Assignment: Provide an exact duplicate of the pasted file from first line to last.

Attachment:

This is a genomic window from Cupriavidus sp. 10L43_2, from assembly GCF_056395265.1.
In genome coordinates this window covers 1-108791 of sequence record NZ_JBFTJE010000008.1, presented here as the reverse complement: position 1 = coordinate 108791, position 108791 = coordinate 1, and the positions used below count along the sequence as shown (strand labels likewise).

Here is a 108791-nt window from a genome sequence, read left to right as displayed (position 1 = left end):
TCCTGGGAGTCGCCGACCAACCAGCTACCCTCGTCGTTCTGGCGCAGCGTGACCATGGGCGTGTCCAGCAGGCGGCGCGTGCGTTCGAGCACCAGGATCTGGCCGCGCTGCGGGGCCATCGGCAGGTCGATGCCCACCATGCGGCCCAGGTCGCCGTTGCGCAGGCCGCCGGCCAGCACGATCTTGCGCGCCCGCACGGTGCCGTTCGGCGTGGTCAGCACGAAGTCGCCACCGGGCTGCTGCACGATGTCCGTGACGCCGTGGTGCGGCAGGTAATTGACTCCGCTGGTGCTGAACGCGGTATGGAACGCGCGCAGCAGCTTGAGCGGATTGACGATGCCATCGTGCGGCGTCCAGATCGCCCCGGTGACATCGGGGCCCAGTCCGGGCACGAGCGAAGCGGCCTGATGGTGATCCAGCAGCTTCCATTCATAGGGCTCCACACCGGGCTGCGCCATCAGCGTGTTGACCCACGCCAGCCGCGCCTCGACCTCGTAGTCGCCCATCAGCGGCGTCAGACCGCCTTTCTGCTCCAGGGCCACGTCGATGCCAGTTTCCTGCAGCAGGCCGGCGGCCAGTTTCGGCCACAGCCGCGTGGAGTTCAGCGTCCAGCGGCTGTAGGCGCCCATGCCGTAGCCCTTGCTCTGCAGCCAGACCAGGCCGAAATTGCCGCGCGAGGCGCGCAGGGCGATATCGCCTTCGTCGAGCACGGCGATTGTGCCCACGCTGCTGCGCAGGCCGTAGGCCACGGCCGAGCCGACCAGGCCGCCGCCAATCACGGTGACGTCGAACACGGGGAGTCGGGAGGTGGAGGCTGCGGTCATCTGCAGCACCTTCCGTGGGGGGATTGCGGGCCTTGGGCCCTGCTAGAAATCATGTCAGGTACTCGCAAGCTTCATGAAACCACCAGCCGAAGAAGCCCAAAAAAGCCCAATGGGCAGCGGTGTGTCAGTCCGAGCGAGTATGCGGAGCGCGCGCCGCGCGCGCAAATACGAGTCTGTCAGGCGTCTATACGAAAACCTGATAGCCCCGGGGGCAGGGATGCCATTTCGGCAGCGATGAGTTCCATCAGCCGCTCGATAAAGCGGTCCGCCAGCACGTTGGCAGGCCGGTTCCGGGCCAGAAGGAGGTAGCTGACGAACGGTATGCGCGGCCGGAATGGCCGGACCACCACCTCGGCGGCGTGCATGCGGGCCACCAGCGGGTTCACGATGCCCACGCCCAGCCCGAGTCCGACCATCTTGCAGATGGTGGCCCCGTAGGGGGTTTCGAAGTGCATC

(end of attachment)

This is a genomic window from Cupriavidus sp. 10L43_2, from assembly GCF_056395265.1.
In genome coordinates this window covers 1-108791 of sequence record NZ_JBFTJE010000008.1, presented here as the reverse complement: position 1 = coordinate 108791, position 108791 = coordinate 1, and the positions used below count along the sequence as shown (strand labels likewise).

Here is a 108791-nt window from a genome sequence, read left to right as displayed (position 1 = left end):
TCCTGGGAGTCGCCGACCAACCAGCTACCCTCGTCGTTCTGGCGCAGCGTGACCATGGGCGTGTCCAGCAGGCGGCGCGTGCGTTCGAGCACCAGGATCTGGCCGCGCTGCGGGGCCATCGGCAGGTCGATGCCCACCATGCGGCCCAGGTCGCCGTTGCGCAGGCCGCCGGCCAGCACGATCTTGCGCGCCCGCACGGTGCCGTTCGGCGTGGTCAGCACGAAGTCGCCACCGGGCTGCTGCACGATGTCCGTGACGCCGTGGTGCGGCAGGTAATTGACTCCGCTGGTGCTGAACGCGGTATGGAACGCGCGCAGCAGCTTGAGCGGATTGACGATGCCATCGTGCGGCGTCCAGATCGCCCCGGTGACATCGGGGCCCAGTCCGGGCACGAGCGAAGCGGCCTGATGGTGATCCAGCAGCTTCCATTCATAGGGCTCCACACCGGGCTGCGCCATCAGCGTGTTGACCCACGCCAGCCGCGCCTCGACCTCGTAGTCGCCCATCAGCGGCGTCAGACCGCCTTTCTGCTCCAGGGCCACGTCGATGCCAGTTTCCTGCAGCAGGCCGGCGGCCAGTTTCGGCCACAGCCGCGTGGAGTTCAGCGTCCAGCGGCTGTAGGCGCCCATGCCGTAGCCCTTGCTCTGCAGCCAGACCAGGCCGAAATTGCCGCGCGAGGCGCGCAGGGCGATATCGCCTTCGTCGAGCACGGCGATTGTGCCCACGCTGCTGCGCAGGCCGTAGGCCACGGCCGAGCCGACCAGGCCGCCGCCAATCACGGTGACGTCGAACACGGGGAGTCGGGAGGTGGAGGCTGCGGTCATCTGCAGCACCTTCCGTGGGGGGATTGCGGGCCTTGGGCCCTGCTAGAAATCATGTCAGGTACTCGCAAGCTTCATGAAACCACCAGCCGAAGAAGCCCAAAAAAGCCCAATGGGCAGCGGTGTGTCAGTCCGAGCGAGTATGCGGAGCGCGCGCCGCGCGCGCAAATACGAGTCTGTCAGGCGTCTATACGAAAACCTGATAGCCCCGGGGGCAGGGATGCCATTTCGGCAGCGATGAGTTCCATCAGCCGCTCGATAAAGCGGTCCGCCAGCACGTTGGCAGGCCGGTTCCGGGCCAGAAGGAGGTAGCTGACGAACGGTATGCGCGGCCGGAATGGCCGGACCACCACCTCGGCGGCGTGCATGCGGGCCACCAGCGGGTTCACGATGCCCACGCCCAGCCCGAGTCCGACCATCTTGCAGATGGTGGCCCCGTAGGGGGTTTCGAAGTGCATC